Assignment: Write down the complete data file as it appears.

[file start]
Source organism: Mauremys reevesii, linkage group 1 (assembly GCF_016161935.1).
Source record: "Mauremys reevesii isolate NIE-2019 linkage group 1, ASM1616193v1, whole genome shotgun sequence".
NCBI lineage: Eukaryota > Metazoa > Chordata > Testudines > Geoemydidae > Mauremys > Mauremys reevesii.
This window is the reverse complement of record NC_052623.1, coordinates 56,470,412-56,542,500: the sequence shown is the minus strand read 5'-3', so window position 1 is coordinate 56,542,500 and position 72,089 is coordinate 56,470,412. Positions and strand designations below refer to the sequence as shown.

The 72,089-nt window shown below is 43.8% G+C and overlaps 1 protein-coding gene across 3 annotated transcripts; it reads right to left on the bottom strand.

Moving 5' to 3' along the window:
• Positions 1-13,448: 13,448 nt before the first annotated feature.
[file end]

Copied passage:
Source organism: Mauremys reevesii, linkage group 1 (assembly GCF_016161935.1).
Source record: "Mauremys reevesii isolate NIE-2019 linkage group 1, ASM1616193v1, whole genome shotgun sequence".
NCBI lineage: Eukaryota > Metazoa > Chordata > Testudines > Geoemydidae > Mauremys > Mauremys reevesii.
This window is the reverse complement of record NC_052623.1, coordinates 56,470,412-56,542,500: the sequence shown is the minus strand read 5'-3', so window position 1 is coordinate 56,542,500 and position 72,089 is coordinate 56,470,412. Positions and strand designations below refer to the sequence as shown.

The 72,089-nt window shown below is 43.8% G+C and overlaps 1 protein-coding gene across 3 annotated transcripts; it reads right to left on the bottom strand.

Moving 5' to 3' along the window:
• Positions 1-13,448: 13,448 nt before the first annotated feature.